How Much Do You Value Government?

Column by Paul Bonneau.

Exclusive to STR

I was reading Mama Liberty’s recent blog post about downsizing government. It occurred to me that it could be determined how much any given individual valued government, by asking them how much they would pay in taxes for it, if taxes really were voluntary.

For example, Joe Blow pays a total of $20,000 this year in taxes. If asked what he’d pay if he had the choice, he might think about it some, and then say, “I’d pay $4,000.” He might be thinking that some money really should go for schools and some for cops, and some for a few other things, and he tells me that. So at least initially, his valuation of government is 20% what he gets from them unwillingly. I suspect this is not too far off from how most people would respond. They value government services, but not as much as they are forced to pay for them; and some government services are not wanted at all.

But then I’d ask him, “Why give money to government for schools? Wouldn’t it be better to give it to your local school directly? Or support local private schools? Wouldn’t your money go further then, by cutting out the middleman?” Almost certainly he would agree, as this is hard to deny. However, he might say he prefers to give a single lump for convenience sake, not doling out bits for this and that.

The next question is of course, “Don’t you think that organizations would form, or already exist, that could dole out your one lump contribution appropriately--groups such as United Way?” In fact, in this day and age, there’d probably be an app for his smart phone that would easily control how much of his contribution for whatever groups he is interested in, that he could instantly modify as his interests changed.

I might bring in information such as The Voluntary City, showing that all the things we think of government doing, already have been provided voluntarily in the past.

Of course, what I am trying to do is get his valuation of government down to zero. But somehow, it never quite gets there, because the conversation grinds to a halt.

I think this is too much for most people. They “don’t want to go there,” for whatever reason. And to be honest, it’s too much for me as well, any more. I don’t really think it’s even my business to convince people not to value government. It’s only my business to get them to leave me alone.

I’d rather just say to Joe, “Let’s assume you believe government is of some use to you, or maybe you think it is inevitable. And let’s assume I disagree--perhaps because I think services are better provided voluntarily. Our disagreement doesn’t actually matter, as we no doubt disagree on all sorts of things. All that matters is, are you willing to stick a gun in my face, to force me to comply with your beliefs? Are you willing to condone others doing the same thing?”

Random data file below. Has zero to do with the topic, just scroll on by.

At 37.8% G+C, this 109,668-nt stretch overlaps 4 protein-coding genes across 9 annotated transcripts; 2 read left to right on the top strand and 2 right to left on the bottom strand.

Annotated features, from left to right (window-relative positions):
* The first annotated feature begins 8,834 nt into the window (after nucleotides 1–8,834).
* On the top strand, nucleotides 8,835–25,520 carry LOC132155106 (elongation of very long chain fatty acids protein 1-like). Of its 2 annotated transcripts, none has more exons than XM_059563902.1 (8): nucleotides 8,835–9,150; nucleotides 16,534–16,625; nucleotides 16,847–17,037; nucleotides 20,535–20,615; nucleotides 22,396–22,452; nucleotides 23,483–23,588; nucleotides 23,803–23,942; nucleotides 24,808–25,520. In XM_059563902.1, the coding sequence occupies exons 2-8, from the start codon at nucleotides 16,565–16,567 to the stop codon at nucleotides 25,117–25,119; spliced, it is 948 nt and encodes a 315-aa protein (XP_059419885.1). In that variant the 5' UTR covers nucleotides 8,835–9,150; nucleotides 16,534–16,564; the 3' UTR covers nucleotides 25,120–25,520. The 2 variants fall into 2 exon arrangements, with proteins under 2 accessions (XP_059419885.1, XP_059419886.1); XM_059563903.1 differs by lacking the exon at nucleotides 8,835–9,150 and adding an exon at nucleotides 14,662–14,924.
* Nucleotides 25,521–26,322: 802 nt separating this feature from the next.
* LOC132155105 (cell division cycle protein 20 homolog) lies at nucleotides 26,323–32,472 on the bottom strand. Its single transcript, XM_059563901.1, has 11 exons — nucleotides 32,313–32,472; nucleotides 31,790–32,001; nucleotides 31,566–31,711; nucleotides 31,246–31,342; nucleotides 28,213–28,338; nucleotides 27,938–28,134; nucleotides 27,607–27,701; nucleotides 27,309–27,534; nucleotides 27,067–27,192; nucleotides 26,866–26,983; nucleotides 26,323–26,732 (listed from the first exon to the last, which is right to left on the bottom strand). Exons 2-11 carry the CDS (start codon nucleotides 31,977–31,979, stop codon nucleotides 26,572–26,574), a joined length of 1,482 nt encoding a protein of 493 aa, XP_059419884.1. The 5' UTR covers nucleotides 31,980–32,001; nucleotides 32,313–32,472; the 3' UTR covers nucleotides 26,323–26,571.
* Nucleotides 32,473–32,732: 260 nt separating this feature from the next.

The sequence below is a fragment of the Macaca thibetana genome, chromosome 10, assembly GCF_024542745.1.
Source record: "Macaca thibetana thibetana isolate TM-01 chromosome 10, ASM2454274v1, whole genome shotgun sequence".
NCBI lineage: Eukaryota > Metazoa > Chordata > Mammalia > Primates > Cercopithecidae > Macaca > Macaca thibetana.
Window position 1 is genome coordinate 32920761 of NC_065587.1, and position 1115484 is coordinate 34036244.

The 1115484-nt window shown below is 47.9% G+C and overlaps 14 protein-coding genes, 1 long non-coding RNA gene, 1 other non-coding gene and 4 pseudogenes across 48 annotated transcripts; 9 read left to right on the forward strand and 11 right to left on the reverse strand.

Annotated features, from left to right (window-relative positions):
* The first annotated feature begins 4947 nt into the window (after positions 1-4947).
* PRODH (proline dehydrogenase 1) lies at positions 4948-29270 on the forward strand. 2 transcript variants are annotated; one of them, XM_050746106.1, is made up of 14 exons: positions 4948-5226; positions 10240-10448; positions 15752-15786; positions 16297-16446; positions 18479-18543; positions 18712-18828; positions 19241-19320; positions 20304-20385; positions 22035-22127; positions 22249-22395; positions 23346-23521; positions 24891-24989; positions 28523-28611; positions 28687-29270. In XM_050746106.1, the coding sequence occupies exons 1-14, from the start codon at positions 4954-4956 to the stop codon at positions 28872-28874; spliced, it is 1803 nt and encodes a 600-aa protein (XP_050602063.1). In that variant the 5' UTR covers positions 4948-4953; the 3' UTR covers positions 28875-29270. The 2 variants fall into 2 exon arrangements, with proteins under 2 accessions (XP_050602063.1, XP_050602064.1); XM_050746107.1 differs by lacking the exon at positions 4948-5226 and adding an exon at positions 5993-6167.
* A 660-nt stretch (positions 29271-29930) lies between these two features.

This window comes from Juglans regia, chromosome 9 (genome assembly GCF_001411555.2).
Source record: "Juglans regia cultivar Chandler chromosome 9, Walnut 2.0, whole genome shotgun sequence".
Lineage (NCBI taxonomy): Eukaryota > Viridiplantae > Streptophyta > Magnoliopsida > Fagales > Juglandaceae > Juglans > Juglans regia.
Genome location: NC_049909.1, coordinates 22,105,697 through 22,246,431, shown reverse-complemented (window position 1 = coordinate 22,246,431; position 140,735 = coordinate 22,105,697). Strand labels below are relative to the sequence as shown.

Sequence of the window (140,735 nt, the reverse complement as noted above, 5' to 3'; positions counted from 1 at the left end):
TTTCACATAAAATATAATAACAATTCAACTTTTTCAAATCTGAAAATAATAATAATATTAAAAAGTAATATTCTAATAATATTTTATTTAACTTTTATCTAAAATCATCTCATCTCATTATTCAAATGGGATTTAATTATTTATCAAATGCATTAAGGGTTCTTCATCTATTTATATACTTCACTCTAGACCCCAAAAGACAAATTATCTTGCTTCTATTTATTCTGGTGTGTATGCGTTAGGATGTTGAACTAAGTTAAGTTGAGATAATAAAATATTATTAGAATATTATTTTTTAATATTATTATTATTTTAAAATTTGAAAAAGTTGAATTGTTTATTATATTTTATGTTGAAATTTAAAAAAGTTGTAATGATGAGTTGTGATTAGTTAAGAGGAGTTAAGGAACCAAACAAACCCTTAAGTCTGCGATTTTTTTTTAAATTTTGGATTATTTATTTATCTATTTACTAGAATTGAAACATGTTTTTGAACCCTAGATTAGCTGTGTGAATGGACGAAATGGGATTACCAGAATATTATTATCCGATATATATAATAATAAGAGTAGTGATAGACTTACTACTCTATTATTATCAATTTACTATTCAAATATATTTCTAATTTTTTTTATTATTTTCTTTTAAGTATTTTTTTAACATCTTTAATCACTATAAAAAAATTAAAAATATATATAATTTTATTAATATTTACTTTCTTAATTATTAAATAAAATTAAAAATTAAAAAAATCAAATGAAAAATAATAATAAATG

And then I’d walk away, and let this churn around in his brain for a while.

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Paul Bonneau's picture
Columns on STR: 79
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Comments

Glock27's picture

Tough proposition Paul. The majority of Americans would probably support the Kleptocracy. On this issue I feel exactly the same as you zero taxes and leave me the hell alone. Sure, I'll let you ask me to volunteer to give or do something, but in the end it becomes my choice as you have indicated. If I could convince my wife I would not file this year, but I recognize that the Kleptocracy will bleed me one way or another. I think of all the people who owe the Kleptocracy, they call one of the supposed agencies designed to help you reduce your tax bill and instead of paying a $100,000 tax bill they settle with the (I)nternal
(R)eich (Stasi) for maybe eight to twelve thousand. How does that work? Huh! If only I could convince her, but with my luck they would be on my back the following year with a 90% interest rate.
By the way Kleptocracy is Greek, meaning "rule by thieves".

Also the article was a delightful read, clean, brief and to the point.

John deLaubenfels's picture

Excellent, Paul.  Exactly the point that needs to be made.  Perhaps there should even be an additional hint, "Are you willing to face the fact that if you or your agents stick a gun in my face, somebody might get shot?"  Because I keep wondering if nothing else will break through the lethargy of the common man.

Samarami's picture
    '...I think this is too much for most people. They “don’t want to go there,” for whatever reason. And to be honest, it’s too much for me as well, any more. I don’t really think it’s even my business to convince people not to value government. It’s only my business to get them to leave me alone...'

    And, Paul, even if you or I live to 107 they ain't a gonna "...leave me alone..."

    Sam

Paul's picture

Well, I'll be ready when it happens. To me, this is the way to go, fighting tyrants. 107 years is long enough to be alive. :-)

Southern Wolf's picture

These are very good questions. How much would people voluntarily and of their own free choice pay to maintain a government that coerces and compels people to do things or not do things involuntarily and not of their own free choice? Put that way only those who want a nanny or guardian would pay anything, but that would abdicate the responsibility of individuals to govern themselves. How much would sheep pay the sheep herder to feed and shelter them, even knowing their end is to be mutton?